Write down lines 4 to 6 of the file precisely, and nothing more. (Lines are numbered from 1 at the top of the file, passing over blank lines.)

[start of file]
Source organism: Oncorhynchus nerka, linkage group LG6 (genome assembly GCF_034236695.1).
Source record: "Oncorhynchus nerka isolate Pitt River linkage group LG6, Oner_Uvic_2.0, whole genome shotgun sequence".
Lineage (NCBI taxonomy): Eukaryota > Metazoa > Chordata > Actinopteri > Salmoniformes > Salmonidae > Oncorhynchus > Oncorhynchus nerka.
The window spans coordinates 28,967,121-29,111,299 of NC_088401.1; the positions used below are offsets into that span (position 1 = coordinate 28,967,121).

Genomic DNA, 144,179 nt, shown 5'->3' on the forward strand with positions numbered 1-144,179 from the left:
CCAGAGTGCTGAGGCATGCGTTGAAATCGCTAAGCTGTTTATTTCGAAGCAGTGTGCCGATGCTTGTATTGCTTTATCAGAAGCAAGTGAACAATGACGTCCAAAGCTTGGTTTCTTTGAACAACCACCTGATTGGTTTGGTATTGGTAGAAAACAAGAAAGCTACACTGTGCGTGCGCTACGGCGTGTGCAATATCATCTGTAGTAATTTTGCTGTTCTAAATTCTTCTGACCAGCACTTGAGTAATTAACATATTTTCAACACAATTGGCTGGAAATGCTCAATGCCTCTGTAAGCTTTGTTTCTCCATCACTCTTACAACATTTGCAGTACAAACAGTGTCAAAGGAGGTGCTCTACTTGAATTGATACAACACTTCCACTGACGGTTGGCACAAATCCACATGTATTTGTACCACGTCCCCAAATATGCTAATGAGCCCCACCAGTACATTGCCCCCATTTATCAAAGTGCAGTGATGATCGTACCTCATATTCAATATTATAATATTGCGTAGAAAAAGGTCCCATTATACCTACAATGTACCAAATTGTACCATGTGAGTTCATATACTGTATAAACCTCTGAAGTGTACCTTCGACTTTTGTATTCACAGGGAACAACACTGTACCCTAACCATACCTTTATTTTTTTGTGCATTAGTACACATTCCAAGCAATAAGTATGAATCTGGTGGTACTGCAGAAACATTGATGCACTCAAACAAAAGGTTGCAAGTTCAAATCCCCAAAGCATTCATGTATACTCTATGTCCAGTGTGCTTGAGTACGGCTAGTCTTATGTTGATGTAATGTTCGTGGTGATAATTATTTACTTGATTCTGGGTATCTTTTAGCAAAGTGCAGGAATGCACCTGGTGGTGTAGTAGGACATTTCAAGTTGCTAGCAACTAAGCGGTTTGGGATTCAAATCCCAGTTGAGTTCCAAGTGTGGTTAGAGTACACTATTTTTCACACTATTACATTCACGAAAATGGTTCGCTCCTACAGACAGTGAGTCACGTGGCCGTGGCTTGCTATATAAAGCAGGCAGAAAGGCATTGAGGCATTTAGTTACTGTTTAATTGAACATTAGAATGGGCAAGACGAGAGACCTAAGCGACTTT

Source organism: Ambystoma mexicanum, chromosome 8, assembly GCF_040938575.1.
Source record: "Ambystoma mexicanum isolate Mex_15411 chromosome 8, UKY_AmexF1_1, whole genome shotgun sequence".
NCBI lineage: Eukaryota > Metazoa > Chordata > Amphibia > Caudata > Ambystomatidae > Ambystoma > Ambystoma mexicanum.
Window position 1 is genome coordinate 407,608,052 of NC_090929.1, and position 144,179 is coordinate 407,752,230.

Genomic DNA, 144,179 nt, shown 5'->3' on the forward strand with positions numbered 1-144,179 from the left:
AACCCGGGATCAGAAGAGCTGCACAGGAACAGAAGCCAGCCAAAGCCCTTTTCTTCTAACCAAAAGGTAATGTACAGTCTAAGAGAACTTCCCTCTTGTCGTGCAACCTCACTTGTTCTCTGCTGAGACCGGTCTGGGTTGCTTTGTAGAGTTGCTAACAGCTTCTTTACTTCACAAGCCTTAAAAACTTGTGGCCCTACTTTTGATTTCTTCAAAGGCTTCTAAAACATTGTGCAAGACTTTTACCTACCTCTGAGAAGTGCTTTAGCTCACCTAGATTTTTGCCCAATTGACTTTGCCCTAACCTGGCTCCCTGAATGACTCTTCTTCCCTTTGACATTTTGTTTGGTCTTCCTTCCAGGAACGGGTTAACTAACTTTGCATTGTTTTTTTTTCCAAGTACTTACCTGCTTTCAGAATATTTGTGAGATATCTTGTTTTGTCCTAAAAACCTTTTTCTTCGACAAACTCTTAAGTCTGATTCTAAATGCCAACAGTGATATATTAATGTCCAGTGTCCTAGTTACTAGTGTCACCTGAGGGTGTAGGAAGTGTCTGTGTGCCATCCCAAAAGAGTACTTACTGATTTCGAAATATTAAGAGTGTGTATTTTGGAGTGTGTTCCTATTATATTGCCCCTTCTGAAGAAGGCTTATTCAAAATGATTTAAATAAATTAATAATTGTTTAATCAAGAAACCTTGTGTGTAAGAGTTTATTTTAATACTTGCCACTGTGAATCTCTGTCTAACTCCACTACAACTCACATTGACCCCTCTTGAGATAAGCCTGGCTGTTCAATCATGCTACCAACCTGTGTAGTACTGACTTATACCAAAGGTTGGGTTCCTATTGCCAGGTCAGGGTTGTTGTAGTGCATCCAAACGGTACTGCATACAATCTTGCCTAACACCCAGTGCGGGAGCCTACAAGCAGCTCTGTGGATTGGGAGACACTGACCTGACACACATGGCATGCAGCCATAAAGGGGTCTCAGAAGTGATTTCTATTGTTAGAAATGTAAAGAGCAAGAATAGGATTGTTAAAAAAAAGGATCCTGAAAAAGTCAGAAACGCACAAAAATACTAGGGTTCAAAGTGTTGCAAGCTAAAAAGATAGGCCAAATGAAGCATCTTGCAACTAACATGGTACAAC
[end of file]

The window spans coordinates 28,967,121-29,111,299 of NC_088401.1; the positions used below are offsets into that span (position 1 = coordinate 28,967,121).

Genomic DNA, 144,179 nt, shown 5'->3' on the forward strand with positions numbered 1-144,179 from the left:
CCAGAGTGCTGAGGCATGCGTTGAAATCGCTAAGCTGTTTATTTCGAAGCAGTGTGCCGATGCTTGTATTGCTTTATCAGAAGCAAGTGAACAATGACGTCCAAAGCTTGGTTTCTTTGAACAACCACCTGATTGGTTTGGTATTGGTAGAAAACAAGAAAGCTACACTGTGCGTGCGCTACGGCGTGTGCAATATCATCTGTAGTAATTTTGCTGTTCTAAATTCTTCTGACCAGCACTTGAGTAATTAACATATTTTCAACACAATTGGCTGGAAATGCTCAATGCCTCTGTAAGCTTTGTTTCTCCATCACTCTTACAACATTTGCAGTACAAACAGTGTCAAAGGAGGTGCTCTACTTGAATTGATACAACACTTCCACTGACGGTTGGCACAAATCCACATGTATTTGTACCACGTCCCCAAATATGCTAATGAGCCCCACCAGTACATTGCCCCCATTTATCAAAGTGCAGTGATGATCGTACCTCATATTCAATATTATAATATTGCGTAGAAAAAGGTCCCATTATACCTACAATGTACCAAATTGTACCATGTGAGTTCATATACTGTATAAACCTCTGAAGTGTACCTTCGACTTTTGTATTCACAGGGAACAACACTGTACCCTAACCATACCTTTATTTTTTTGTGCATTAGTACACATTCCAAGCAATAAGTATGAATCTGGTGGTACTGCAGAAACATTGATGCACTCAAACAAAAGGTTGCAAGTTCAAATCCCCAAAGCATTCATGTATACTCTATGTCCAGTGTGCTTGAGTACGGCTAGTCTTATGTTGATGTAATGTTCGTGGTGATAATTATTTACTTGATTCTGGGTATCTTTTAGCAAAGTGCAGGAATGCACCTGGTGGTGTAGTAGGACATTTCAAGTTGCTAGCAACTAAGCGGTTTGGGATTCAAATCCCAGTTGAGTTCCAAGTGTGGTTAGAGTACACTATTTTTCACACTATTACATTCACGAAAATGGTTCGCTCCTACAGACAGTGAGTCACGTGGCCGTGGCTTGCTATATAAAGCAGGCAGAAAGGCATTGAGGCATTTAGTTACTGTTTAATTGAACATTAGAATGGGCAAGACGAGAGACCTAAGCGACTTT